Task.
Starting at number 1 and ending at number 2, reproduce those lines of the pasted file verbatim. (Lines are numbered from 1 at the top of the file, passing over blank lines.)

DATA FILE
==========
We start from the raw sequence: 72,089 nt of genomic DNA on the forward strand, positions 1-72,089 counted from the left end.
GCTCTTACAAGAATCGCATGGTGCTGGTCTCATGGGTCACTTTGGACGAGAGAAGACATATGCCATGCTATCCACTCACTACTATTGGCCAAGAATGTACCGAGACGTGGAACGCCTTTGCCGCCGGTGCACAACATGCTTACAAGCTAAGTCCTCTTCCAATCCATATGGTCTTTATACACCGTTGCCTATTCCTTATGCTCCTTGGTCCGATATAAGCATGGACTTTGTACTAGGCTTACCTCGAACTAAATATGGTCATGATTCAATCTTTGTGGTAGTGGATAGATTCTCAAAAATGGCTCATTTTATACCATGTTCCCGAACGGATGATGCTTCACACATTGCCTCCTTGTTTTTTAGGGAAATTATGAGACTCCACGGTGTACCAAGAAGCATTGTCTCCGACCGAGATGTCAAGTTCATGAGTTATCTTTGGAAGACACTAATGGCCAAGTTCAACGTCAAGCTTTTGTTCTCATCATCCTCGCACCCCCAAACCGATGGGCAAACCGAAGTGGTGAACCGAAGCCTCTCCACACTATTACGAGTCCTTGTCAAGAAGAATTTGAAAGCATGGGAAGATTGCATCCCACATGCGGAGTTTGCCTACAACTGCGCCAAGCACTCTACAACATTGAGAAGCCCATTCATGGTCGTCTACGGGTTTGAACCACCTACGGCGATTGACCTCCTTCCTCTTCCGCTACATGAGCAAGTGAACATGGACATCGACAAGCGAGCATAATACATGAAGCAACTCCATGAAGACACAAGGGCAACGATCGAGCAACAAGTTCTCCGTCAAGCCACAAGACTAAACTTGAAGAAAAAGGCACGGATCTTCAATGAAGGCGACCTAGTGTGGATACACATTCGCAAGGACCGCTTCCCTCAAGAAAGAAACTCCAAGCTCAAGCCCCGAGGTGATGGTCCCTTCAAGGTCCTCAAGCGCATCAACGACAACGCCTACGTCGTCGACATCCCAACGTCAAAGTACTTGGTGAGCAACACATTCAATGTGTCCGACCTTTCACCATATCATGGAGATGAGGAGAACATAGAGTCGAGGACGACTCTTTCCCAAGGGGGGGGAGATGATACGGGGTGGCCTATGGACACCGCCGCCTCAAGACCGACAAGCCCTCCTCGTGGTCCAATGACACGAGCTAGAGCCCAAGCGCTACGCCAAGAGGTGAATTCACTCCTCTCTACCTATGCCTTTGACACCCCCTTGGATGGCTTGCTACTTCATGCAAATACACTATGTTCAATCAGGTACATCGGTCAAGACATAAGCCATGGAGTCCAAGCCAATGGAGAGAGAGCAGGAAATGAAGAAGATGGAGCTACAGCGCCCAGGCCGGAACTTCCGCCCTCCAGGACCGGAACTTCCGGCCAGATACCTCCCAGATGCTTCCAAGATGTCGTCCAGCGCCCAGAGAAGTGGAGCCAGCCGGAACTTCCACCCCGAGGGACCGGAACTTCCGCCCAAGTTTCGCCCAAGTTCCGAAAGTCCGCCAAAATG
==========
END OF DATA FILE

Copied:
We start from the raw sequence: 72,089 nt of genomic DNA on the forward strand, positions 1-72,089 counted from the left end.
GCTCTTACAAGAATCGCATGGTGCTGGTCTCATGGGTCACTTTGGACGAGAGAAGACATATGCCATGCTATCCACTCACTACTATTGGCCAAGAATGTACCGAGACGTGGAACGCCTTTGCCGCCGGTGCACAACATGCTTACAAGCTAAGTCCTCTTCCAATCCATATGGTCTTTATACACCGTTGCCTATTCCTTATGCTCCTTGGTCCGATATAAGCATGGACTTTGTACTAGGCTTACCTCGAACTAAATATGGTCATGATTCAATCTTTGTGGTAGTGGATAGATTCTCAAAAATGGCTCATTTTATACCATGTTCCCGAACGGATGATGCTTCACACATTGCCTCCTTGTTTTTTAGGGAAATTATGAGACTCCACGGTGTACCAAGAAGCATTGTCTCCGACCGAGATGTCAAGTTCATGAGTTATCTTTGGAAGACACTAATGGCCAAGTTCAACGTCAAGCTTTTGTTCTCATCATCCTCGCACCCCCAAACCGATGGGCAAACCGAAGTGGTGAACCGAAGCCTCTCCACACTATTACGAGTCCTTGTCAAGAAGAATTTGAAAGCATGGGAAGATTGCATCCCACATGCGGAGTTTGCCTACAACTGCGCCAAGCACTCTACAACATTGAGAAGCCCATTCATGGTCGTCTACGGGTTTGAACCACCTACGGCGATTGACCTCCTTCCTCTTCCGCTACATGAGCAAGTGAACATGGACATCGACAAGCGAGCATAATACATGAAGCAACTCCATGAAGACACAAGGGCAACGATCGAGCAACAAGTTCTCCGTCAAGCCACAAGACTAAACTTGAAGAAAAAGGCACGGATCTTCAATGAAGGCGACCTAGTGTGGATACACATTCGCAAGGACCGCTTCCCTCAAGAAAGAAACTCCAAGCTCAAGCCCCGAGGTGATGGTCCCTTCAAGGTCCTCAAGCGCATCAACGACAACGCCTACGTCGTCGACATCCCAACGTCAAAGTACTTGGTGAGCAACACATTCAATGTGTCCGACCTTTCACCATATCATGGAGATGAGGAGAACATAGAGTCGAGGACGACTCTTTCCCAAGGGGGGGGAGATGATACGGGGTGGCCTATGGACACCGCCGCCTCAAGACCGACAAGCCCTCCTCGTGGTCCAATGACACGAGCTAGAGCCCAAGCGCTACGCCAAGAGGTGAATTCACTCCTCTCTACCTATGCCTTTGACACCCCCTTGGATGGCTTGCTACTTCATGCAAATACACTATGTTCAATCAGGTACATCGGTCAAGACATAAGCCATGGAGTCCAAGCCAATGGAGAGAGAGCAGGAAATGAAGAAGATGGAGCTACAGCGCCCAGGCCGGAACTTCCGCCCTCCAGGACCGGAACTTCCGGCCAGATACCTCCCAGATGCTTCCAAGATGTCGTCCAGCGCCCAGAGAAGTGGAGCCAGCCGGAACTTCCACCCCGAGGGACCGGAACTTCCGCCCAAGTTTCGCCCAAGTTCCGAAAGTCCGCCAAAATG